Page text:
[Figure 1] shows the correlation coefficients and linear regressions between cystatin C, creatinine, and eGFR in the all groups of patients studied. Cystatin C level showed a highly significant (P < 0.0001) strong positive (r = 0.762) correlation with creatinine level [Figure 1]a, and a highly significant (P < 0.0001) moderately negative (r = −0.676) correlation with eGFR [Figure 1]b. For the creatinine level, it was strongly positively correlated with cystatin C, but showed a moderate negative correlation with eGFR creatinine and eGFR cystatin C [Figure 1]c and [Figure 1]d, where r was 0.762, 0.669, and 0.644, respectively, with a high significant P < 0.0001 in both cases.
Figure 1: The correlation between cystatin C, creatinine, and estimated glomerular filtration rate for all patients. (a) Correlation between cystatin C and creatinine. (b) Correlation between creatinine and estimated glomerular filtration rate. (c) Correlation between cystatin C and estimated glomerular filtration rate. (d) Correlation between estimated glomerular filtration rate creatinine and estimated glomerular filtration rate cystatin C

Click here to view


The relationship between cystatin C and creatinine for patients with the duration of transplantation < 1 year was strong positive r = 0.763 [Figure 2]a, and its correlation with eGFR creatinine and eGFR cystatin C was strong negative [Figure 2]b and [Figure 2]d at − 0.735 and 0.933, respectively. Creatinine level showed positive (r = 0.763) and negative (r = −0.825) correlation with cystatin C and eGFR [Figure 2]c and [Figure 2]d, respectively. P < 0.0001 in all cases.
Figure 2: Correlation between cystatin C, creatinine, and estimated glomerular filtration rate for patients with the duration of transplantation <1 year. (a) Correlation between cystatin C and creatinine. (b) Correlation between cystatin C and estimated glomerular filtration rate. (c) Correlation between creatinine and estimated glomerular filtration rate. (d) Correlation between estimated glomerular filtration rate creatinine and estimated glomerular filtration rate cystatin C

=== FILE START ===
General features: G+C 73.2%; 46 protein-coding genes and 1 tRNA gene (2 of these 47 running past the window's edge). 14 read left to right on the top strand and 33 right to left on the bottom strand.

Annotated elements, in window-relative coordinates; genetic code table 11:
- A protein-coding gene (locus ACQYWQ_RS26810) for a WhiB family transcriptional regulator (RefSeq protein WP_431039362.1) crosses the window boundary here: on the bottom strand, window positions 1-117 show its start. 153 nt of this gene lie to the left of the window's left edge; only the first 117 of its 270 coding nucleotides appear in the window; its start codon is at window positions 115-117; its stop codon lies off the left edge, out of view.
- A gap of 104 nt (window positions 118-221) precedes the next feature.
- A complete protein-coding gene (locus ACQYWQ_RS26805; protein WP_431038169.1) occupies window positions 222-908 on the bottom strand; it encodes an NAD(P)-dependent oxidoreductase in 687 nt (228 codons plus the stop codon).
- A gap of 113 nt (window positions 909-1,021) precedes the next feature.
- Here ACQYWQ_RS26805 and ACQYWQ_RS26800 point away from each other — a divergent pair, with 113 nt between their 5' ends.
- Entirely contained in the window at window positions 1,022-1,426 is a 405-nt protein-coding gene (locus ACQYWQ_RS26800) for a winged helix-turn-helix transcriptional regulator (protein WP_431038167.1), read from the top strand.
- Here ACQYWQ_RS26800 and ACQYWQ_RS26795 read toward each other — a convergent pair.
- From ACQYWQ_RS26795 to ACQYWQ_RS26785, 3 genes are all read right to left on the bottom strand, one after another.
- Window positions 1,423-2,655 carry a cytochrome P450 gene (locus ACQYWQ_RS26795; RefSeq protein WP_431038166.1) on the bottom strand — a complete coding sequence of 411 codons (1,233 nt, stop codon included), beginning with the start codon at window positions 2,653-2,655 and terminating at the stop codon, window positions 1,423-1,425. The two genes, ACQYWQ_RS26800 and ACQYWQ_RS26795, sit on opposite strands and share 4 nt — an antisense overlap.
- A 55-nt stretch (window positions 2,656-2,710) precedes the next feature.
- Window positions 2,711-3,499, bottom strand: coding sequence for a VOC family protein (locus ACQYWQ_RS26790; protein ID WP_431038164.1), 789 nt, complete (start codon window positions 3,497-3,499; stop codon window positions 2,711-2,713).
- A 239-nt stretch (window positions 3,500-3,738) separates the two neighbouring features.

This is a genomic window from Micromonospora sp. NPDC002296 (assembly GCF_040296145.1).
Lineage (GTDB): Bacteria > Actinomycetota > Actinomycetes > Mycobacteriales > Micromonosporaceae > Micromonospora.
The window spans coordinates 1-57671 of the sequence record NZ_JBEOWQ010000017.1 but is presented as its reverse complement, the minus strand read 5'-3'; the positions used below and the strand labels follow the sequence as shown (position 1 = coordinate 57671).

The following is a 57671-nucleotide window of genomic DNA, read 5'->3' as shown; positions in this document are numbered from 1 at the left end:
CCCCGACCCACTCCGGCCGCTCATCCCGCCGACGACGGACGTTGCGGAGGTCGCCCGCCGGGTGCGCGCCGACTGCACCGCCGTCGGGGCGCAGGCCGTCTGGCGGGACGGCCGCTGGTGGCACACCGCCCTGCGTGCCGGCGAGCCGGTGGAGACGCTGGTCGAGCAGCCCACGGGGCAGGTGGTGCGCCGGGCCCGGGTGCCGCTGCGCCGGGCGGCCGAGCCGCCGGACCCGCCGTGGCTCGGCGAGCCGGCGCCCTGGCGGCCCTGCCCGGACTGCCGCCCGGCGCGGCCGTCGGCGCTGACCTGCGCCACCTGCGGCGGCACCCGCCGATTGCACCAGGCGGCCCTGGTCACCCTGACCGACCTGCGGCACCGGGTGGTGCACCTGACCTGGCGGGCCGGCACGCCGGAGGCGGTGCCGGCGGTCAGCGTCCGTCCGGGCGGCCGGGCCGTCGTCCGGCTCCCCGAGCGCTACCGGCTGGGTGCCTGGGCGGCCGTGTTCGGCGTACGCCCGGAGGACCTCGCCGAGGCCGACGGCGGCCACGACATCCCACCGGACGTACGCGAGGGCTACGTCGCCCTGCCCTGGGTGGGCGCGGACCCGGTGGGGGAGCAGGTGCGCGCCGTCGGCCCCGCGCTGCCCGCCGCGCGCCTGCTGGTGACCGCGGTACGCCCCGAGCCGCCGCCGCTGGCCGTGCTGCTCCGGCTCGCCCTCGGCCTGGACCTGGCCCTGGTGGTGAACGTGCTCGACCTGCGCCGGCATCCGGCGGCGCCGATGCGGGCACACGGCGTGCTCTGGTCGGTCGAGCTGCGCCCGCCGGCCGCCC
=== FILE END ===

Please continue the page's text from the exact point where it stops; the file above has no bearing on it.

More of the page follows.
Click here to view


There were strong negative correlations between each of cystatin C and creatinine level with eGFR creatinine and eGFR cystatin C for patients with a duration of transplantation from 1 year to 5 years [Figure 3]. Similarly, the eGFR creatinine and eGFR cystatin C showed a strong negative correlation with both cystatin C and creatinine [Figure 3]a,[Figure 3]b,[Figure 3]c,[Figure 3]d. On the other hand, there was a positive correlation between cystatin C and creatinine level [Figure 3]b.
Figure 3: Correlation between cystatin C, creatinine, and estimated glomerular filtration rate creatinine for patients with the duration of transplantation from 1 year to 5 years. (a) Correlation between cystatin C and estimated glomerular filtration rate. (b) Correlation between creatinine and estimated glomerular filtration rate creatinine. (c) Correlation between cystatin C and creatinine. (d) Correlation between estimated glomerular filtration rate creatinine and estimated glomerular filtration rate cystatin C

Click here to view


In patients with the duration of transplantation beyond 5 years, the correlation between cystatin C and creatinine was moderately uphill (r = 0.693), while eGFR creatinine was moderately downhill (r = −0.582) and strong downhill with eGFR cystatin C (r = −0.799) with P < 0.0001 [Figure 4]a and [Figure 4]b. The correlation between serum creatinine with cystatin C was moderately uphill at r = 0.693 and P < 0.0001, while with eGFR creatinine was weakly downhill at r = −0.370 and moderate downhill with eGFR cystatin C (r = −0.613), P = 0.024 [Figure 4]c and [Figure 4]d and P = 0.024.
Figure 4: Correlation between cystatin C, creatinine, and estimated glomerular filtration rate for patients with the duration of transplantation >5 years. (a) Correlation between cystatin C and creatinine. (b) Correlation between cystatin C and estimated glomerular filtration rate. (c) Correlation between creatinine and estimated glomerular filtration rate. (d) Correlation between estimated glomerular filtration rate creatinine and estimated glomerular filtration rate cystatin C

Click here to view



   Discussion Top